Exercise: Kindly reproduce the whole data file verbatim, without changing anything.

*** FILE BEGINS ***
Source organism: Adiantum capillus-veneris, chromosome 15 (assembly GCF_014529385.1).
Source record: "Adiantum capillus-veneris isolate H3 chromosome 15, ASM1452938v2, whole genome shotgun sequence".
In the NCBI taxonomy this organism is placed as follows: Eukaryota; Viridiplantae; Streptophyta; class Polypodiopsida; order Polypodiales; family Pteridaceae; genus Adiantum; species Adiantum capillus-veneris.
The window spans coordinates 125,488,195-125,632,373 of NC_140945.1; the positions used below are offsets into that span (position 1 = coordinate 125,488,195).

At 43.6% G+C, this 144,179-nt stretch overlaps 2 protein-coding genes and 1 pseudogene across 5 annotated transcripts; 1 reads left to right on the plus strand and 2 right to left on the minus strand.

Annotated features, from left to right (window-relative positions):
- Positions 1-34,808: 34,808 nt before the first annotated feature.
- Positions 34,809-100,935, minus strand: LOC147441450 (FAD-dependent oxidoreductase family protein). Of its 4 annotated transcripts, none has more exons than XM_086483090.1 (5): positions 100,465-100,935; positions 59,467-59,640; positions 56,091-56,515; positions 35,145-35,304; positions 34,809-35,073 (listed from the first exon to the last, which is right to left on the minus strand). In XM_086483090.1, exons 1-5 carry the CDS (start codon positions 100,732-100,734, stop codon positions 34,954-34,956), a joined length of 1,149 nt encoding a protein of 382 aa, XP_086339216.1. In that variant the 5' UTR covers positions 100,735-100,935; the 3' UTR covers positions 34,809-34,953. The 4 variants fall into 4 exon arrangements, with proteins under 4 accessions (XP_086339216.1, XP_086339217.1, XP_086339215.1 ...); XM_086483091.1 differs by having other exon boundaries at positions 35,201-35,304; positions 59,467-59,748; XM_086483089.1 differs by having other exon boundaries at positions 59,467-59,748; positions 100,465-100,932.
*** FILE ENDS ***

Source organism: Adiantum capillus-veneris, chromosome 15 (assembly GCF_014529385.1).
Source record: "Adiantum capillus-veneris isolate H3 chromosome 15, ASM1452938v2, whole genome shotgun sequence".
In the NCBI taxonomy this organism is placed as follows: Eukaryota; Viridiplantae; Streptophyta; class Polypodiopsida; order Polypodiales; family Pteridaceae; genus Adiantum; species Adiantum capillus-veneris.
The window spans coordinates 125,488,195-125,632,373 of NC_140945.1; the positions used below are offsets into that span (position 1 = coordinate 125,488,195).

At 43.6% G+C, this 144,179-nt stretch overlaps 2 protein-coding genes and 1 pseudogene across 5 annotated transcripts; 1 reads left to right on the plus strand and 2 right to left on the minus strand.

Annotated features, from left to right (window-relative positions):
- Positions 1-34,808: 34,808 nt before the first annotated feature.
- Positions 34,809-100,935, minus strand: LOC147441450 (FAD-dependent oxidoreductase family protein). Of its 4 annotated transcripts, none has more exons than XM_086483090.1 (5): positions 100,465-100,935; positions 59,467-59,640; positions 56,091-56,515; positions 35,145-35,304; positions 34,809-35,073 (listed from the first exon to the last, which is right to left on the minus strand). In XM_086483090.1, exons 1-5 carry the CDS (start codon positions 100,732-100,734, stop codon positions 34,954-34,956), a joined length of 1,149 nt encoding a protein of 382 aa, XP_086339216.1. In that variant the 5' UTR covers positions 100,735-100,935; the 3' UTR covers positions 34,809-34,953. The 4 variants fall into 4 exon arrangements, with proteins under 4 accessions (XP_086339216.1, XP_086339217.1, XP_086339215.1 ...); XM_086483091.1 differs by having other exon boundaries at positions 35,201-35,304; positions 59,467-59,748; XM_086483089.1 differs by having other exon boundaries at positions 59,467-59,748; positions 100,465-100,932.